The process of cautious modernization, especially of the economic system, inaugurated in the second half of the 1980s by the Communist Party – single party under whose leadership it had taken place in 1976 the reunification of the country – experienced an acceleration during the following decade, also following the collapse of the USSR, to which Vietnam was closely linked. In this period, in fact, incentives for private initiative and foreign financing increased, while the forced collectivization policies that had characterized government interventions in the previous period, especially in the South of the country, were set aside. This led to a gradual improvement in economic conditions, which was however accompanied by the emergence of widespread corruption phenomena and the deepening of regional imbalances and social inequalities. It began to take hold, especially in the new middle class linked to private activities and in the new generations attracted by Western models of life, conveyed by the same economic reforms, the need for greater political, cultural and religious democratization, which was also the spokesperson for a minority sector of the party. However, the internal debate remained very limited and no substantial changes were recorded.
After the elections for the renewal of the National Assembly, held in July 1997, in September Tran Duc Luong took over from Le Duc Anh as President of the Republic, while the post of Prime Minister, held by Vo Van Kiet since 1991, was taken over by Phan Van Khai, a reform-oriented economist. Instead, Le Kha Phieu was called to lead the Communist Party in December to replace Do Muoi. The activities of the new government were aimed above all at limiting the effects of the economic crisis which, after having hit the main countries of Southeast Asia in the summer of 1997, had begun to have repercussions in the country as well. It was also intensified during 1998 and 1999, the fight against the corruption of the party apparatuses, within which the conservative wing, opposed to the liberalization measures, regained strength – following the economic crisis.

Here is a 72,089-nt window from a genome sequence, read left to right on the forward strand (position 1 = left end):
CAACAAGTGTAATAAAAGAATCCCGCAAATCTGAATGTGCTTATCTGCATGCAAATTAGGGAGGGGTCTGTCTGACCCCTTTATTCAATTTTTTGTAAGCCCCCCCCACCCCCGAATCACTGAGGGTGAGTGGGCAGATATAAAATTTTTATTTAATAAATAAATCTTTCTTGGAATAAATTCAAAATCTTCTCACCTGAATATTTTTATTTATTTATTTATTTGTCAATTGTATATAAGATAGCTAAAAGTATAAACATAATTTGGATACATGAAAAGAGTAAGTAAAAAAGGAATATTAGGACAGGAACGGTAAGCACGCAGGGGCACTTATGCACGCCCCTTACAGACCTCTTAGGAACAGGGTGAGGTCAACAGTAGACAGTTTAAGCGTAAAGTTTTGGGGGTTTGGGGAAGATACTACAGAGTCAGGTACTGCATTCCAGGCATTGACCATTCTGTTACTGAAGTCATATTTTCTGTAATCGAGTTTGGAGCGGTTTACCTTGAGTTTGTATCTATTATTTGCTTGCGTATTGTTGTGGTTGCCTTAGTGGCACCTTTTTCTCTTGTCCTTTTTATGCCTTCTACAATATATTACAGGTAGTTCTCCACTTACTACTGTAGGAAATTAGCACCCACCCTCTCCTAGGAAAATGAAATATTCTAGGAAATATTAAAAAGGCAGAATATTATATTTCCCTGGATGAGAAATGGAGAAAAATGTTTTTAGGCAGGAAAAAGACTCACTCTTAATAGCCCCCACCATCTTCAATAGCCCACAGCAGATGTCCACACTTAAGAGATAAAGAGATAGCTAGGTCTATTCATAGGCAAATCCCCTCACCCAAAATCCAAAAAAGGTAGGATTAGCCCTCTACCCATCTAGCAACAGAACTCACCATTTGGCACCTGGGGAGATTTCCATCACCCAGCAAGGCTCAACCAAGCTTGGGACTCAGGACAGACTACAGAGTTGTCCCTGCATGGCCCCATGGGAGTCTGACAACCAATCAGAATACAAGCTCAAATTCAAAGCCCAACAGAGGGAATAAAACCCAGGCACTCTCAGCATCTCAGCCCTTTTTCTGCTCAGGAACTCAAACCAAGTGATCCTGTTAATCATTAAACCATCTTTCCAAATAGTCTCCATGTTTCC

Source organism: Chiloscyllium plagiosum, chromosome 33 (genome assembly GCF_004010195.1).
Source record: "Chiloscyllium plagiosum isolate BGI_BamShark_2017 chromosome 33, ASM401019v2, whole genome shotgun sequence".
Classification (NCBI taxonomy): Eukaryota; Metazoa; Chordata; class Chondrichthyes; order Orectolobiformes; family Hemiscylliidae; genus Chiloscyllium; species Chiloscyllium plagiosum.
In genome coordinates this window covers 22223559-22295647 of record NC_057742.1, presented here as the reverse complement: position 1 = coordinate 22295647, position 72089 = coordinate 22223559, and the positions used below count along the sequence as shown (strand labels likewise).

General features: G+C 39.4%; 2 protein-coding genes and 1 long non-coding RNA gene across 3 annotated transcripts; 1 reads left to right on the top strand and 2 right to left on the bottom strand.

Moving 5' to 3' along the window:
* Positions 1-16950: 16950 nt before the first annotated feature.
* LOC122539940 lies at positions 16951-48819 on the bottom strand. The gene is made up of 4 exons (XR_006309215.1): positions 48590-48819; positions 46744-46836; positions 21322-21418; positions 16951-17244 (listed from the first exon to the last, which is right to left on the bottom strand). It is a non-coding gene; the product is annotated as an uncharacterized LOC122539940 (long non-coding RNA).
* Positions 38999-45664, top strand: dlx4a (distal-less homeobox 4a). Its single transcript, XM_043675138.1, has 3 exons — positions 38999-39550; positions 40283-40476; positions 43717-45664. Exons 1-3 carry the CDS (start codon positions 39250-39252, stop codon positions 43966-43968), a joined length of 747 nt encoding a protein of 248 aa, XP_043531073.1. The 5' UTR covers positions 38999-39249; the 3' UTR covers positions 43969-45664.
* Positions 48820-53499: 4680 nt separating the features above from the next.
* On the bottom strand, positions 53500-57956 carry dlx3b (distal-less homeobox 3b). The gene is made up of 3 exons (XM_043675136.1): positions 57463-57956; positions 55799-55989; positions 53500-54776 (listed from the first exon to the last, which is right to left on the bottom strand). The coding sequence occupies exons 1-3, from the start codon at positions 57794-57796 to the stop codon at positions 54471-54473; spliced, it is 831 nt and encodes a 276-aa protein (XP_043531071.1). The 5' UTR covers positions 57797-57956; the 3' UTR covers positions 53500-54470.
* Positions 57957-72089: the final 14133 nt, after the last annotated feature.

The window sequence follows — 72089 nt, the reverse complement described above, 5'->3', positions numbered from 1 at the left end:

On the international level, the process of regional integration was strengthened through a series of trade agreements with neighboring countries, and relations with China were strengthened, despite the rekindling, in 1998 and again in 1999, of the dispute over the Spratly Islands. Relations with Washington also recorded a further improvement: in June 1997, Vietnam received an official visit from the United States for the first time, reciprocated in September 1998. Finally, in July 1999, the resumption of commercial relations between the two countries was announced, and in August Washington again established, after 24 years, a diplomatic seat on Vietnamese territory.